Clogging problems....

Hi guys,
Many of us are facing clogging problems ( often or not so often ) especialy when prints with flexible filaments and try to figure out what in the world is going on. An E3D V6 or so hot end is a very clever as well as simple design to spread the melted filament onto heated bed. During the high temerature - from 200 deg Celcius and over- for long periods ( over a month and a half - if you print almost 24/7 ) , clogging appears and the prints are only in fairy tales. What is happening here? Some of you guys i’m sure you know it, but others don’t, so here i’m to show the solution:
Right before the nose and the heating block, there is a smal diameter PTFE tube ( 3,2mm Φ if i’m correct ) that guides the filament right into the nose feeded from the feeder Alu body. ( sorry for my english, but i’m trying to help :slight_smile: ).
The side of the PTFE tube that " touches" the hot nose, tends to burn and shrink and this cause the filament clogging. See attached picture.
This tube nedd to be changed every one to two months. It’s cheap and 1 meter lasts at least one year.
If something seems unclear to understand, please tell me!


This is one reason I’m glad I opted to buy a printer that comes with the Capricorn blue tubing.

Check out the data sheet for Capricorn Tubing. Much higher melting temperature. Wish I could use Capricorn in the MP10 mini hot end. ?


All my FFF printers have direct extruders. So the cheap feeding tube ( 4mm OD) is more than ok. Capricorn is mostly fo Bowden types extruders.
To be more accurate in my words: I mean the small diameter 3mm Φ OD tube between the nose and the feeder. Feeder tube is 4mm OD. See attached the red oval. If Capricorn produce such small tube, then i MUST buy a few meters.

I just checked my Capricorn tubing. It is 4mm OD.

Yes, the feeder tube is 4mm OD. The tube inside the heater is 3mm OD.

BTW, @Vassili_Finellis good tip!

Would this be fixed by using an all-metal hotend?

Yes, that is why all-metal hotends are used to print higher-temperature materials. Above ~245C some PTFEs start to out-gas a toxin. Capricorn suggests their material is ok up to 275C, although they state “You should be fine printing slightly higher temp materials such as PETG in this range. (As long as there are no pet birds in the house.)” Apparently, there is a reason miners used canaries!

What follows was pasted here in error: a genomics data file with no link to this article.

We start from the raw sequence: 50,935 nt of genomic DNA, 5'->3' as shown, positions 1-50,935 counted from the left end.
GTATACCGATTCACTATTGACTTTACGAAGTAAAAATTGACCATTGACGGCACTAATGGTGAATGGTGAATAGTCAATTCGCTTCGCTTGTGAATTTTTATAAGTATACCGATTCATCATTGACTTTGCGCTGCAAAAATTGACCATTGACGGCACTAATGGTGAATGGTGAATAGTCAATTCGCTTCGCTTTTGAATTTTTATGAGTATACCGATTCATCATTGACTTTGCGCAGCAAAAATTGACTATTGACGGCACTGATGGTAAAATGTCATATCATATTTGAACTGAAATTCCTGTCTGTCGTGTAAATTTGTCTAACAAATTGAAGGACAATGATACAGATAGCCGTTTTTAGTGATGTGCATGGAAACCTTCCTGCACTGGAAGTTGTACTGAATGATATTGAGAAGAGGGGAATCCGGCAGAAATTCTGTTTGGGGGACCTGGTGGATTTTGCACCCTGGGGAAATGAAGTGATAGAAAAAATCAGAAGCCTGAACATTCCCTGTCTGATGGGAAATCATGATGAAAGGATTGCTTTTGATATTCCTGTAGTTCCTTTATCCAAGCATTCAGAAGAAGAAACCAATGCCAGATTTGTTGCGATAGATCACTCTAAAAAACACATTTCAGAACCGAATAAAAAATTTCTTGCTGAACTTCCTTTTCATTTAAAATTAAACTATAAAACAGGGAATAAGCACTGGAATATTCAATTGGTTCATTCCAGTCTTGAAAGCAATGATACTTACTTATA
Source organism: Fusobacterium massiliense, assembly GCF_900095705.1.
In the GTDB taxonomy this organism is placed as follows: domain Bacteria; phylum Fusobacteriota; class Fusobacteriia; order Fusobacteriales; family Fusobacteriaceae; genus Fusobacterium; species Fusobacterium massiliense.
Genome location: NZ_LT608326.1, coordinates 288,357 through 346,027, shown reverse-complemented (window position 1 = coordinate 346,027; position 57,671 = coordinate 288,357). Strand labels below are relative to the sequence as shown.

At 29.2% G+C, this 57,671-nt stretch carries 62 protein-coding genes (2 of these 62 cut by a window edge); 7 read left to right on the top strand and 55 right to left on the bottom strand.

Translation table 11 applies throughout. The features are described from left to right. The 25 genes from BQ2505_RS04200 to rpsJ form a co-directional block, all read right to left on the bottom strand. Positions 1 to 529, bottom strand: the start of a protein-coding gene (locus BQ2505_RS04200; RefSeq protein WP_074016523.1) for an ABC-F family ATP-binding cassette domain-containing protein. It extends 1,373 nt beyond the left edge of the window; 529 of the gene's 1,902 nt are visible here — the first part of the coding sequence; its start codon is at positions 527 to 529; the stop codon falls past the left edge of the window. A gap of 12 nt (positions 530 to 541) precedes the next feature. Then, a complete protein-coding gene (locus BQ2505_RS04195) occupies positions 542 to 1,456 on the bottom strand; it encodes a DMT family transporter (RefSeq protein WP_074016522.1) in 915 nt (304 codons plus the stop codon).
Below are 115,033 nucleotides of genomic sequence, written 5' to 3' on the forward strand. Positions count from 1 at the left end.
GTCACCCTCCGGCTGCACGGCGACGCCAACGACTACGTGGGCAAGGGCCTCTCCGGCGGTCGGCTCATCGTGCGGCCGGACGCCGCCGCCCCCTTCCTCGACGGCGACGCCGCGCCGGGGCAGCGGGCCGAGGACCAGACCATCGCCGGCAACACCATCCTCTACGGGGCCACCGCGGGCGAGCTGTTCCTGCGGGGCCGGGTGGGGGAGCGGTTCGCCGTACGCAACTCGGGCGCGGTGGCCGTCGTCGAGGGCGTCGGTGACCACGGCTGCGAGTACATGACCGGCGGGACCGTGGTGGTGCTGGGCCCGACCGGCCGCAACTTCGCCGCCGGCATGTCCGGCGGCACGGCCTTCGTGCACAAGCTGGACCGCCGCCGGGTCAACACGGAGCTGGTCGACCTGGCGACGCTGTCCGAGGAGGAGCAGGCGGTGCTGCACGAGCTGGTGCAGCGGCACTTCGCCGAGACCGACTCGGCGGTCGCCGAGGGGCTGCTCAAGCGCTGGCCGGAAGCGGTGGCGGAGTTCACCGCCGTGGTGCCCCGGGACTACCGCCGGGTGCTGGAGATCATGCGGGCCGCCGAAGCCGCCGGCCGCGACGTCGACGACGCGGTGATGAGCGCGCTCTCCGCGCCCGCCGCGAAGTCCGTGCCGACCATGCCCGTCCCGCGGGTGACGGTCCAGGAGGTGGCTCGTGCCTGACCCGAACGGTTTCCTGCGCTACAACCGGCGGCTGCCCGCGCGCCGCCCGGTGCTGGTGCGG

LOL. Yeah, for sure. 'Course, the canaries were really there to tell the miners, “GET OUT! NOW!”. I guess that’s OK if you’re prepared to evacuate your house every time you print.

Simple HOTEND FIX for Creality Ender 3, CR-10 - YouTube This is something I did for my ender3 pro bowden style printer. I did it without the washer because I coulsn’t thread the bowden tube into the extruder with the gasket in. It works fine without it.

Excuse my typos.

I’ve seen that video before. I accomplish the same thing by doing this: [LIST=1]

  • bring the hotend up to working temp;
  • unscrew the nozzle 1 full turn;
  • push the bowden tube (preferably Capricorn) fully down, until it bottoms out;
  • tighten up the nozzle again. [/LIST] Since I've started doing this, I've had no trouble with filament leakage.
  • I do not wish you any bad luck but over time it always seems to push the bowden tube up and begin leaking.

    ooooh, that baby is s-c-o-r-c-h-e-d. Would it help if it was Capricorn, or no?

    There is no Capricorn tube in that small diameter at all!

    Ah. What about an all metal hotend?

    Yes, that will be a good question for our resident expert.

    Well here is the thing: Metal reacts with plastic like a glue. Debrises are sticking on the metal surface much faster than in teflon. This means that will clog fast especially when print with TPU. Would work if the metal tube inside the thermal block is GOLD PLATED, but this would be very expensive. And the fact is that only this little piece of tube ( all metal or with PTFE ) that is inside the thermal block makes the difference.
    Your thoughts on this!

    Actually, as someone who has done gold plating commercially, I can tell you that gold plating is not really expensive. That’s because the plating is extremely thin, usually measured in microns. That’s enough to give the item the properties of gold.

    Just as an FYI, I was manager of a plant in the middle to late 70s that produced blank custom electronic circuit boards; specifically, the gold ‘fingers’ you’ve almost certainly seen on the edge of circuit boards that allow the boards to be plugged into other boards,